Major Deities and Figures. Perhaps the most widely recognized and honored figure of Mexican religious mythology is the Virgin of Guadelupe. Tradition says that in 1531 the Virgin Mary appeared before a peasant named Juan Diego on Tepeyac, a hill to the north of Mexico City, and told him that she wished to have a church built there. When the bishop of Mexico asked Juan for proof of what he had seen, the Virgin appeared again to the peasant and instructed him to gather roses in his cloak and take them to the bishop. Juan unfolded the cloak before the bishop, and a miraculous image of the Virgin could be seen where the roses had been.
Another tradition associated with the Virgin of Guadelupe says that a shrine to Tonántzin, an Aztec corn goddess, once stood at Tepeyac and that the Virgin replaced Tonántzin as the goddess mother of the Mexican people. However, there is no clear evidence of pre-Christian worship at that site.
The Mexican people have long regarded the Virgin of Guadelupe as a sign of divine favor. They have credited her with ending an epidemic of disease in the 1700s and later with inspiring movements toward independence and liberation. Mexicans of all regions and all racial backgrounds are united in their devotion to the Virgin as an emblem of both religious faith and national pride.
Among the historical figures who have acquired legendary status in Mexico are Hernán Cortés (1485-1547), the conquistador who overthrew the Aztecs and brought Mexico under Spanish rule, and Malinche, a Native American woman who assisted him as an interpreter of Indian languages. Malinche had a son by Cortés and later married one of his followers. In the past, Mexicans have condemned Malinche as a traitor, coining the term malinchismo to refer to favoring foreign things over those of one's own people or culture. In recent years, women writers and artists in Mexico have tried to create a more balanced image of Malinche.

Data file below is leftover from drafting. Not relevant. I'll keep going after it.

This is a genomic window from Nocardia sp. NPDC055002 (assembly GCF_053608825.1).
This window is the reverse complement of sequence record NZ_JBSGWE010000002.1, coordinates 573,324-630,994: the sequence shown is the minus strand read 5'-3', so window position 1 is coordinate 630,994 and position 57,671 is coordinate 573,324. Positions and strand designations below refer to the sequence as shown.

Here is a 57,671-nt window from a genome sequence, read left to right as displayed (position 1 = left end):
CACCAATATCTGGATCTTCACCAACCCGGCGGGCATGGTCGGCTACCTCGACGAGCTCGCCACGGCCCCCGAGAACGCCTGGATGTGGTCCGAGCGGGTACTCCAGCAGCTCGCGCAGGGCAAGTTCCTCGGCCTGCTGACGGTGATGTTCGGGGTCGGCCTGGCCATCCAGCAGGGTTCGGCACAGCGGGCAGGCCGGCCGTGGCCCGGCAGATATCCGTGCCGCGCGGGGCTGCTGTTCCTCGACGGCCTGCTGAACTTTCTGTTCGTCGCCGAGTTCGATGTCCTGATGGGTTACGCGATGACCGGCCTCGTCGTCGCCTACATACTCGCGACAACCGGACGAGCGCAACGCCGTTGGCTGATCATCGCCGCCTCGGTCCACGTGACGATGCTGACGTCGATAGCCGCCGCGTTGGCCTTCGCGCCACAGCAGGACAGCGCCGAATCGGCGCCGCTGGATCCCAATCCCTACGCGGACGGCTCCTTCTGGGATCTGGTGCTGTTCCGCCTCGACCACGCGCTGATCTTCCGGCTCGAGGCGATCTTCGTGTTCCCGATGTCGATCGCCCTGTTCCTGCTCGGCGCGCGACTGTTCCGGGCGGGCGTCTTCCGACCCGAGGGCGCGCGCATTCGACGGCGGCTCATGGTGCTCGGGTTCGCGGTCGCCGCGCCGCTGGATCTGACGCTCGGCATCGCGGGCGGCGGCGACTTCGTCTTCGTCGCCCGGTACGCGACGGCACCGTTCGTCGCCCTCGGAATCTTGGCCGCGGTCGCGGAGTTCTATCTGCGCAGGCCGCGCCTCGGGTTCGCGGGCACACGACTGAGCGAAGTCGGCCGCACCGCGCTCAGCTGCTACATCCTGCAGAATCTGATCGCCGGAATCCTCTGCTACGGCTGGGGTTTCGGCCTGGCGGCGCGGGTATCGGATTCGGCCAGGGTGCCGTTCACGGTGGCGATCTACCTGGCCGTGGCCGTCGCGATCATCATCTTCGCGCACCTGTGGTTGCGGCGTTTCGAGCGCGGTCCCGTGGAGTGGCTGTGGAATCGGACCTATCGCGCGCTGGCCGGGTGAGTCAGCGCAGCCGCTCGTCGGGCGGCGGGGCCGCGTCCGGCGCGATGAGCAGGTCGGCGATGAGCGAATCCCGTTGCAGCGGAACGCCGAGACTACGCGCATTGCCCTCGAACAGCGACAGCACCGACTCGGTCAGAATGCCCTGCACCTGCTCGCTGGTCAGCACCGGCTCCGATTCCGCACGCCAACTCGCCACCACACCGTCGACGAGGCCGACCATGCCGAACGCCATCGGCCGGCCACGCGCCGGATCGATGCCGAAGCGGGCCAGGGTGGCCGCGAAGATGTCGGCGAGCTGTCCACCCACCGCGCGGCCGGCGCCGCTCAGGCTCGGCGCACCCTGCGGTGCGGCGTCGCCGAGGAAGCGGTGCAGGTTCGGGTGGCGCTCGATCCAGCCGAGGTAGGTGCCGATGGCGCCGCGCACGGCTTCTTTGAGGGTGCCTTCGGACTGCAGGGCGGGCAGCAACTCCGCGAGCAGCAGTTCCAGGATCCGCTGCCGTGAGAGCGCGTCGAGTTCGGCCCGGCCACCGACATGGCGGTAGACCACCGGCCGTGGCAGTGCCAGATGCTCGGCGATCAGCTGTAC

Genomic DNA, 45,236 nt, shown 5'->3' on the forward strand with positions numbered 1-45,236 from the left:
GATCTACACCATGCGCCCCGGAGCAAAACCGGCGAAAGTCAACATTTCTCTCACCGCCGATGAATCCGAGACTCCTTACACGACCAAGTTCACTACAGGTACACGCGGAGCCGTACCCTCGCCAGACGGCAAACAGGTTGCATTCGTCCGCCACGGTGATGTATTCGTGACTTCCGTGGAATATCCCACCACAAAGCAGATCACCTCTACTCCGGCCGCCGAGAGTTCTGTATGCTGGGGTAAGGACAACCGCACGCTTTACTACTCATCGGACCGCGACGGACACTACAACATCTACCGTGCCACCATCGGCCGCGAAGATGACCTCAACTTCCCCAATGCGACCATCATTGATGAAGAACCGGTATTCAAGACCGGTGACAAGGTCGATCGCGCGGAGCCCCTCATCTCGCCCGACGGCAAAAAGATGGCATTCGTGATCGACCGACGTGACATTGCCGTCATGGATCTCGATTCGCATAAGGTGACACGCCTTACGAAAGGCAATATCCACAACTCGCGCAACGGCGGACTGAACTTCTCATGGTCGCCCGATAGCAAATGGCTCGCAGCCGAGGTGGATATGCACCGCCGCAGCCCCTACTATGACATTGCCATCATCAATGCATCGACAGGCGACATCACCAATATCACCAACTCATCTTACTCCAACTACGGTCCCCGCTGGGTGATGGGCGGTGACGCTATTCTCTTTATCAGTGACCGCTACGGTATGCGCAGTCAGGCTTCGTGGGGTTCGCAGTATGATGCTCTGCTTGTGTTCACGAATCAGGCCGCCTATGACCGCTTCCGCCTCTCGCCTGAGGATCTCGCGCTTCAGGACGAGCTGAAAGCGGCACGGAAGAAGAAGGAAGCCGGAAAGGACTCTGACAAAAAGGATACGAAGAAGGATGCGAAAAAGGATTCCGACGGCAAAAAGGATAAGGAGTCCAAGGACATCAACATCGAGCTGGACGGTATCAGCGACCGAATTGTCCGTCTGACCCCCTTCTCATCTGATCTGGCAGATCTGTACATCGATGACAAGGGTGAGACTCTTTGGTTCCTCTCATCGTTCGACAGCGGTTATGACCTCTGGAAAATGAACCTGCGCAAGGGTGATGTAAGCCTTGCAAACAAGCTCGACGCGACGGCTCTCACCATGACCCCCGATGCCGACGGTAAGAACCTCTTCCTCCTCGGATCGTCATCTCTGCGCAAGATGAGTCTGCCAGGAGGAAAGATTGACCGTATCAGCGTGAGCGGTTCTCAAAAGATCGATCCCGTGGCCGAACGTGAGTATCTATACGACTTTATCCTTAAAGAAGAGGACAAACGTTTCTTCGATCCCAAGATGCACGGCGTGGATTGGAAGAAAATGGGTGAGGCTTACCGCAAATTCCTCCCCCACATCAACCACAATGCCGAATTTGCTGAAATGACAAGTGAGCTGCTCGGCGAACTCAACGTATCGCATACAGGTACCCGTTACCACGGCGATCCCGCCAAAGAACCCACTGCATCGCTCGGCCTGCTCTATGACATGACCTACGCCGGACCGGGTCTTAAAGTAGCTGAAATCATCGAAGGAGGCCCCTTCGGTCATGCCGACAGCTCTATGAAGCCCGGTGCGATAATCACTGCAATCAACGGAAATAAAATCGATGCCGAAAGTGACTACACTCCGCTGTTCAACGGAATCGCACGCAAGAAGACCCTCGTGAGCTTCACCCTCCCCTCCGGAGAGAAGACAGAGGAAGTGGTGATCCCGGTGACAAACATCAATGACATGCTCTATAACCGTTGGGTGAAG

Legends also cluster around Miguel Hidalgo y Costilla (1753-1811), a priest and leader of the independence movement who died before a firing squad; Francisco "Pancho" Villa (1878-1923), a bandit turned revolutionary general; and Emiliano Zapata (1879-1919), a peasant who fought for peasants' rights in the Mexican Revolution. It is said that Zapata is not really dead but only sleeping. One day, like King Arthur of British legend, he will return to help his people. Some speak of hearing the hoofbeats of his horse Lightning as he rides through their villages at night.
The Black Legend
The term Black Legend refers to a centuries-old view of Spain and its people as particularly cruel, prejudiced, and greedy. Some of the literature that promoted the Black Legend came from European Protestants hostile to Catholic Spain. But part of the Black Legend emerged from the writings of Bartolomé de Las Casas, a Spanish bishop who served in Mexico and wrote a vivid account of the conquistadors' brutality to the Indians. Although modern historical research has shown that other nations were guilty of similar cruelties, traces of the Black Legend linger on as negative images of the Spanish element in Latin American culture.
conquistador Spanish military explorer and conqueror
Major Themes of Myths and Legends. Myths and tales told in modern Mexico not only amuse and entertain but also preserve old traditions and offer lessons in good or wise behavior. Some stories reflect pre-Christian beliefs, mentioning Father Sun and Mother Moon, once regarded as deities. Legend says that eclipses—during which part or all of the sun or moon is hidden by shadow—are caused by evil creatures trying to devour the